Jun 132012
 

There are 2 types of user-defined conversion functions in C++

- Single Argument constructor.
- implicit type conversion operators.

Explain them

Solution:

Lets us take the below class as a reference to understand about them

    class Rational
    {
        private:
            int numerator, denomenator;

        public:
            /* This constructor will act as all
             * default constructor, Single argument constructor
             * and 2-argument constructor, because of default arguments.
             */
            Rational(int num=0, den=1):numerator(num), denomenator(den){}    
    };

Single Argument Constructor:

The single argument type constructor will be used to construct objects when we need to convert int to Rational like below:

    void myfun(Rational r);
    ... ...
    myfun(2);	   // OK;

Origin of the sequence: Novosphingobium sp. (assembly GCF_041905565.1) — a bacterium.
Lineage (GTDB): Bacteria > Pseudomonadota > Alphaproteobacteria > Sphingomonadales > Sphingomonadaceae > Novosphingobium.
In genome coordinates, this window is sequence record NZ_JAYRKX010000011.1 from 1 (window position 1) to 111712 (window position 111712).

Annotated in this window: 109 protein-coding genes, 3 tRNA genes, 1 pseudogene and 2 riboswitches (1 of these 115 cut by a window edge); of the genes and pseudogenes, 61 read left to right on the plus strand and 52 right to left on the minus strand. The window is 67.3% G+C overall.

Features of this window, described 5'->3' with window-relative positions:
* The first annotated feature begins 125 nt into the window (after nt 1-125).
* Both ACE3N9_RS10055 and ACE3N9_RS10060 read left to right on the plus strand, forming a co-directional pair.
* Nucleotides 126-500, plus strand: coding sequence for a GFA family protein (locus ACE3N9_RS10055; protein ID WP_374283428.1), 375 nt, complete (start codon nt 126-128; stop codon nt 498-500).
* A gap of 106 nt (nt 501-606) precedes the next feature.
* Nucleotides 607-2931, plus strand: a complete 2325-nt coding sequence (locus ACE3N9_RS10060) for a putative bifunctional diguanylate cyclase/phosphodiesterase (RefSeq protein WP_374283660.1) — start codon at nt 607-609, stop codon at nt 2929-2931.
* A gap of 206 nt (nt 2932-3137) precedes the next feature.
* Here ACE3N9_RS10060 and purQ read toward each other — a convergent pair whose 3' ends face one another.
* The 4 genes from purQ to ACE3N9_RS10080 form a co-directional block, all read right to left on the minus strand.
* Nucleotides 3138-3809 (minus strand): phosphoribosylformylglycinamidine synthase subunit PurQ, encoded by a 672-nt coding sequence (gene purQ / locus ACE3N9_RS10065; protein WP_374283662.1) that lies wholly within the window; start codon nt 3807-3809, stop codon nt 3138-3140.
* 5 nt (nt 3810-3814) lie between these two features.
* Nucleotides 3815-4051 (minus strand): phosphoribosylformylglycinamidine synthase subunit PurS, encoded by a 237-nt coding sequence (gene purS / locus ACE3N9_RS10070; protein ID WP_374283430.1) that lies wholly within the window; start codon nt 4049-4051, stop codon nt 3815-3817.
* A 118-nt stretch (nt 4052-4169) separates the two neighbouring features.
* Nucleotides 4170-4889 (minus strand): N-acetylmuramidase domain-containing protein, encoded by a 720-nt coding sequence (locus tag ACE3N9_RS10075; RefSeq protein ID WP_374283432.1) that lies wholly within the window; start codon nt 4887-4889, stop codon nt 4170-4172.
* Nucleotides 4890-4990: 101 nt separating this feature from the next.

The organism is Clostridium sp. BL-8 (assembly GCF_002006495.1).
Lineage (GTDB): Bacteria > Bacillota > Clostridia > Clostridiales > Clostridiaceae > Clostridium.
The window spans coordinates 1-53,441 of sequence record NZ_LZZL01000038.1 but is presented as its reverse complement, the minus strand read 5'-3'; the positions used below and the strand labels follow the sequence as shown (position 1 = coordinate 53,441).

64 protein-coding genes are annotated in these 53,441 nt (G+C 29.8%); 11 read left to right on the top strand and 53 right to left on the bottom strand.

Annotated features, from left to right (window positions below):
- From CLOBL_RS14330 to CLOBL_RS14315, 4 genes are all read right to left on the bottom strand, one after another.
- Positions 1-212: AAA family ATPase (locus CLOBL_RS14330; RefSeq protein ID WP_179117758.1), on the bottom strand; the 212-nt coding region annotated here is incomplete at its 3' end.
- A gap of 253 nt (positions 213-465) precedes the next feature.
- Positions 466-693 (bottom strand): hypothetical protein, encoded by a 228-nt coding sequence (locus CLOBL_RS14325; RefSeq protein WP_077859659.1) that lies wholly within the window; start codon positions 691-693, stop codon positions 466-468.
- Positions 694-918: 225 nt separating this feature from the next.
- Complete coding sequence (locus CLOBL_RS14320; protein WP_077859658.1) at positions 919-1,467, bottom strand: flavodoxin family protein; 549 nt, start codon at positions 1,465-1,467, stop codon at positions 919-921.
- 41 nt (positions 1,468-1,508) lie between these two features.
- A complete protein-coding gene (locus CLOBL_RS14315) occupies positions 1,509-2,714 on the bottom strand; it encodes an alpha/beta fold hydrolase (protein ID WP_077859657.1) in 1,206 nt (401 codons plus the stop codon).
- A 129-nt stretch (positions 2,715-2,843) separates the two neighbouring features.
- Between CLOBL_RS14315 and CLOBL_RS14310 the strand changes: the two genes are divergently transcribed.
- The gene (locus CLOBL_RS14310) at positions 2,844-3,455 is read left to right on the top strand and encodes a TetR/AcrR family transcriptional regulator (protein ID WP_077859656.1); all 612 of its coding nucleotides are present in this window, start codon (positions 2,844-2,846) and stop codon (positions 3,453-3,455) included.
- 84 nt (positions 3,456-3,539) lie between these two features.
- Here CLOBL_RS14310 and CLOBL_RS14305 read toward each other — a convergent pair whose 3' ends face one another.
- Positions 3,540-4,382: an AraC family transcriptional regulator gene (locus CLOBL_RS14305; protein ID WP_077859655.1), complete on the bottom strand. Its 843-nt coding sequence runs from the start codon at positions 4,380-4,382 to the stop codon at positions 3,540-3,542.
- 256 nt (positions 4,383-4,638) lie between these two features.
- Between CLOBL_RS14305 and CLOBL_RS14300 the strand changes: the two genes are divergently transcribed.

Because there exist a constructor which take one integer and hence can be used as a convertor to convert int to Rational. Same situation will be in the initializations like below:

    Rational obj = 2;

Implicit Type Conversion:

The C-like type conversion operator of C++ can be overloaded which can convert object of Class to a particular type. For example: the Rational object also has a real number corresponding to it, so the operator function which can convert it to double will look like below (the definition to go inside class)

    operator double() const;

Note, that there is no return type, because return type will be same as the type for which we are overloading (double in this case). This function will be called implicitly when ever compiler detects that a conversion from Rational to double is required. For example:

    Rational obj(1,2); // value of obj will be 1/2
    double x = 3 * obj;

In the second statement obj will be converted to double, the return value will be multiplied with 3 and the value will be stored in x.

This facility is provided by C++ standard but whether or not should we use them is something I will talk about later.

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